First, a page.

Dataports enable you to import data from external text files to the Microsoft Dynamics NAV database and export data from the Microsoft Dynamics NAV database to text files in cases where XML is not supported. For all other cases, use XMLports instead. For more information, see.
A dataport is an object. There is a wide range of options for defining the format of the external file while you are importing and exporting the object. You design dataports in Dataport Designer, which you open from Object Designer.
Application Server for Microsoft Dynamics NAV does not support dataports.
A dataport object defines the data that must be exported from or imported into the Microsoft Dynamics NAV database. When you are importing data, you can control what happens if a record in the file being imported has the same value in the key as an existing record in the database table. In addition, at field level, you can control if the OnValidate trigger for each field should be run.
Dataports can be dynamic, meaning that when you execute the dataport, you specify if it must import or export data, and you specify the name of the file to read from or write to. This can be achieved either by defining options that the user sets in the request form or by programming.
Dataports can be run without user interaction.
Designing a dataport involves two distinct tasks:
Designing the data model.
Defining the layout of the external file.
Designing the Data Model
You build the data model by designing data items. A data item corresponds to a table.
When you are exporting data, each data item is iterated for all the records in the underlying table, and you can set up sort order, keys, and table views to use. You can decide whether each record should be written to the external file.
When you are importing data, the records read from the external file can be inserted into tables that correspond to the data items. You can examine the records before inserting them and you can specify:
If the records should be inserted.
If the records should be inserted automatically.
If the records that are already in the database should be overwritten or updated when a record with the same primary key is read from the external file.
For more information, see.
Designing the External File
The layout of the external file is defined by means of a set of dataport properties. When you are importing, these properties describe how the input stream should be broken up into records and fields. When you are exporting, these properties describe how the fields and records should be written to the file.
The properties that you can set vary depending on the format of the external file.
For more information, see.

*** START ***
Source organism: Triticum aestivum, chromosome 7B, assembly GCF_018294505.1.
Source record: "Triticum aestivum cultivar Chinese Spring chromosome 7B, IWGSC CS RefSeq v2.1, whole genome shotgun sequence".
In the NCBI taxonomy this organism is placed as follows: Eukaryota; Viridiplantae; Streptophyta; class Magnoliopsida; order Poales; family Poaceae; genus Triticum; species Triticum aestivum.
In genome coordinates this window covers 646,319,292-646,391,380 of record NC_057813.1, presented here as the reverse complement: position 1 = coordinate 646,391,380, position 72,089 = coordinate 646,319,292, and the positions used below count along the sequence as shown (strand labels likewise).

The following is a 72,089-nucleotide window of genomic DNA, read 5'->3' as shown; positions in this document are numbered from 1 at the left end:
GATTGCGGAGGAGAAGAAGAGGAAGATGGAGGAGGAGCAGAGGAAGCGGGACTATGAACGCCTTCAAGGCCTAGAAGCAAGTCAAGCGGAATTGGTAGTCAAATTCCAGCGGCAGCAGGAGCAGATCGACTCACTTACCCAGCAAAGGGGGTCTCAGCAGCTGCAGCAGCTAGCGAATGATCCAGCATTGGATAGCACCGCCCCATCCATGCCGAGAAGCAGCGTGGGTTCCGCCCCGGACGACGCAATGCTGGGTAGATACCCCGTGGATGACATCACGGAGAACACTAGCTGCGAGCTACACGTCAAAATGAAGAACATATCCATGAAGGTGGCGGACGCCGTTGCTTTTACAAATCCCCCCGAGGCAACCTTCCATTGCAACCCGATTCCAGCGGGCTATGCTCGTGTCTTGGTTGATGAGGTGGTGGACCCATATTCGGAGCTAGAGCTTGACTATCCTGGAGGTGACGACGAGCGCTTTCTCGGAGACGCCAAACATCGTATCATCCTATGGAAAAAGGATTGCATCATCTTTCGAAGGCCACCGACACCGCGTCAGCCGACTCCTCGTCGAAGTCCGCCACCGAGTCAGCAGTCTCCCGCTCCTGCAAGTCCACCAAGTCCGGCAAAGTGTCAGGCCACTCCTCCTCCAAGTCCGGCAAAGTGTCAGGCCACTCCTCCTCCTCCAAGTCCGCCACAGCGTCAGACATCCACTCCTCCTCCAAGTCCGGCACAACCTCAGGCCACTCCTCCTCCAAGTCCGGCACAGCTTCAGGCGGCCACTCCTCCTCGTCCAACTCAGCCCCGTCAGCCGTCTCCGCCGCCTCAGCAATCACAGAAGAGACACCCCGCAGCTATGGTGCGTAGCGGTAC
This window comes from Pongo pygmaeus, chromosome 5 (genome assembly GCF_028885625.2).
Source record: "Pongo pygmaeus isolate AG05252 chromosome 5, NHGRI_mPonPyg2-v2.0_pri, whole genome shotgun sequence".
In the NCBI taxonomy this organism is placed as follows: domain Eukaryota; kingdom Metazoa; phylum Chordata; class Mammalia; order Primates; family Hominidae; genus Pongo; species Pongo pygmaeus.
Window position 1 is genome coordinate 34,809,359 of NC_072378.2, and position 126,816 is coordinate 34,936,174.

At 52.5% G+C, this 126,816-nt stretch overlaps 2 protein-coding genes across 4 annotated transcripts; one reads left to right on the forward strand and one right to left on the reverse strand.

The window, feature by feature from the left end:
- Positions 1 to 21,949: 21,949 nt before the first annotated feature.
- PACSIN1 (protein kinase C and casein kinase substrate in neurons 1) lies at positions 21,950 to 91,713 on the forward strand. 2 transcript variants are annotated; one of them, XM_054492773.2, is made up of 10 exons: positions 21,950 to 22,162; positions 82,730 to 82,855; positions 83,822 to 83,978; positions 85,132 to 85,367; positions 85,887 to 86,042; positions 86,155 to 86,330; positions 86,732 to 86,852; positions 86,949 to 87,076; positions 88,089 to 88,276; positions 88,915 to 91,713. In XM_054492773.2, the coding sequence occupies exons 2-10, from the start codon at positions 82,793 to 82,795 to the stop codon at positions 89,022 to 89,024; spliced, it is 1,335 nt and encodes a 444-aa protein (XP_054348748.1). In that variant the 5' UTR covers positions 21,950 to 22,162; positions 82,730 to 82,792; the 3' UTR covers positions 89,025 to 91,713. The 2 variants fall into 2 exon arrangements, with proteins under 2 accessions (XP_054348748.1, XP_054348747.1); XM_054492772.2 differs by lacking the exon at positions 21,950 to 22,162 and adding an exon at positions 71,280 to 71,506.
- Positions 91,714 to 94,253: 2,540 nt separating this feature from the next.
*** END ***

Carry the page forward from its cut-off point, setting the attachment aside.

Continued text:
Saving, Compiling, and Running a Dataport
After you have designed a dataport, you must save and compile it before it can be run. Usually, you do this when you have finished designing the dataport. However, you may want to save a dataport that is not yet finished and therefore cannot be compiled. For more information, see. You can also test-compile a dataport without closing or saving it. For more information, see .
When a dataport runs, various triggers execute C/AL functions. The following illustration shows the flow of running a dataport.
The following list describes the steps needed to run a dataport.
When you start the dataport run, the OnInitDataport trigger is run.
Use this trigger to initialize variables but not for general processing purposes.
When the OnInitDataport trigger has been executed, the request form for the dataport is run, if it is defined. You can cancel the dataport run from the request form.
If you choose to continue, the dataport enters a transaction by issuing a Begin Write Transaction (BWT), and then the OnPreDataport trigger is called. No data has been processed at this stage.
The OnPreDataport trigger can be used to process the user input from the request form.
When the OnPreDataport trigger has been executed, the external file is opened, and the processing of the first data item begins.
When the first data item has been processed, the next data item, if there is one, is processed in the same way.
When there are no more data items, the OnPostDataport trigger is called. You can use this trigger to do any post processing that is necessary.
When the OnPostDataport has been processed, the external file is closed.
The transaction that was entered in step 3 ends with an End Write Transaction (EWT) being issued.
The processing of each data item (steps 5 and 6) is, of course, different for importing and exporting. However, the entire processing of a dataport takes place within a transaction. This means that if the processing is interrupted before the final EWT is issued, no trace is left of the interrupted run in the database, but an external file will often have been corrupted.